Could federal officers move into quell Oakland protests?

Could Oakland be closer to seeing federal officers move into town to quell protest violence?

That message was expressed by Mayor Libby Schaaf following a demonstration that led to some destruction of property.

The Saturday night protest was peaceful until about 9 p.m. when Oakland police reported vandalism at their police station.

Next, there was a small fire at the superior courthouse.

Some are concerned those incidents could be enough to motivate the president to send in federal forces.

"Wall of Moms Bay Area" organized the demonstration in Oakland in solidarity with the ongoing Black Lives Matter protests in Portland, demonstrations that have seen violent clashes between protestors and federal officers who were sent in to quell destructive behavior.

Some Oaklanders say they’re OK with federal force being used here, but under one condition.

“As long as it's called for, meaning there is a lot of violence, there is a lot of destruction, and that's how they can keep it under control, prevent it, then I would say yes,” said John Compton.

Portland's mayor and Oregon’s governor want the federal officers to leave.

And Oakland’s mayor does not want them here, issuing a statement pleading for protestors to remain peaceful.

“Vandalizing our downtown gives Donald Trump the images he wants and the justification he seeks to send federal troops into American cities,” in a statement released by Mayor Libby Schaaf.  

A young woman who attended Oakland’s protest as a volunteer medic says she doubts it matters how protestors behave.

“You know whether or not people will protest peacefully or not is not going to determine whether Trump decides to send his troops here, because he already has this preconceived notion of what Oakland is. He said it's a mess,” said Vanessa Dove, a volunteer medic at the protest.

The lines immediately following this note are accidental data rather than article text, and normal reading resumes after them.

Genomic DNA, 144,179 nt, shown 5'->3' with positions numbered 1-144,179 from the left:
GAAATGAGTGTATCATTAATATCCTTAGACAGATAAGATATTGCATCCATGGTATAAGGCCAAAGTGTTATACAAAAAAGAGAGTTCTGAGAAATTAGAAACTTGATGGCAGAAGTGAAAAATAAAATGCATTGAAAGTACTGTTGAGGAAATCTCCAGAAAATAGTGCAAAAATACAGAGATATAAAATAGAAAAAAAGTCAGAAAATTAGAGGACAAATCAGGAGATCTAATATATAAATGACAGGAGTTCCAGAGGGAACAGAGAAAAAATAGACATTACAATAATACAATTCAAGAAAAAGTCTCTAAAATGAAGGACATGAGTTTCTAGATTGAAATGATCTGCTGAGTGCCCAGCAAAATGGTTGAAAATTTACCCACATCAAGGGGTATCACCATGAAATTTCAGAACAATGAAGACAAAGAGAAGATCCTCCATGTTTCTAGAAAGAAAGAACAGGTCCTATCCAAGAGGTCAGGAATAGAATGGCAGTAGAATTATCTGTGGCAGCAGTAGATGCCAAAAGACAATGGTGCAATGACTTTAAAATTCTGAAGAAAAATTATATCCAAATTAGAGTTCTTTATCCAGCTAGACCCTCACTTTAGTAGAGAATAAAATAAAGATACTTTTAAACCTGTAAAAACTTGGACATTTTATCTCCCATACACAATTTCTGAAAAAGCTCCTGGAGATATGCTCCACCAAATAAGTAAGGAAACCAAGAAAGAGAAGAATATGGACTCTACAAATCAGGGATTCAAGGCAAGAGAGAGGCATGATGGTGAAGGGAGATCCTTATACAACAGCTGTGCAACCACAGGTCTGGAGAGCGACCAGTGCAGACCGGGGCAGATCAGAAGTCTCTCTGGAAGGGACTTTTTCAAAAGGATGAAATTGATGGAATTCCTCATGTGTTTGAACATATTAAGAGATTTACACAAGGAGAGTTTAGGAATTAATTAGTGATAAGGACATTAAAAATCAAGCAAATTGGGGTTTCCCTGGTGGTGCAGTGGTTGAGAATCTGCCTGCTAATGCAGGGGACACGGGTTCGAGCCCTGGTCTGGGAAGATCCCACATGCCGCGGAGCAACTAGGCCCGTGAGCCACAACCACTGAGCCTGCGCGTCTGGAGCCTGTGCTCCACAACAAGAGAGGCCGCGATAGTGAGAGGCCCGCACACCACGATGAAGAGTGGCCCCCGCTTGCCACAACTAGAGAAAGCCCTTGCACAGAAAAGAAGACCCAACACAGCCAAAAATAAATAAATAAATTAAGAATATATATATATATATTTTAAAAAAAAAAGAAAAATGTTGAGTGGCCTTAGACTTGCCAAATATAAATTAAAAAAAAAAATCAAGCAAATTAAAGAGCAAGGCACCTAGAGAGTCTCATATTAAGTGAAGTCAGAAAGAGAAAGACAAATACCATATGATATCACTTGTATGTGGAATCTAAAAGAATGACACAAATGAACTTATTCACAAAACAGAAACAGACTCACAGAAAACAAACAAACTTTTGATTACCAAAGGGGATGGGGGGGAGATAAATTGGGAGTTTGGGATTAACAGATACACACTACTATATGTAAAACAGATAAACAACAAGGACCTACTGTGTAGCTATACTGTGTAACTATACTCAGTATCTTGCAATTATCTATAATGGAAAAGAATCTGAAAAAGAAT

Some downtown businesses boarded-up to protect their livelihoods.

Tribune Tavern is a black-owned restaurant that had its door damaged. 

“Obviously like having small businesses and locally-owned businesses and Black-owned businesses being vandalized is terrible,” said Dove.

While many protestors say they don’t condone violence, some don’t denounce either, saying it’s part of civil disobedience.

And they urge the feds and those comfortable with federal forces in American cities to be mindful of why some demonstrators may resort to violence.

“You know they are frustrated and there is a reason they are frustrated and maybe if we listen and can become intense and speedy with our methods of justice, maybe it'll stop,” said Dove.

Oakland police say they made several arrests during Saturday’s protest, but didn’t give specifics.

So far, there’s been no word from the federal government on any plans to send federal law enforcement to Oakland.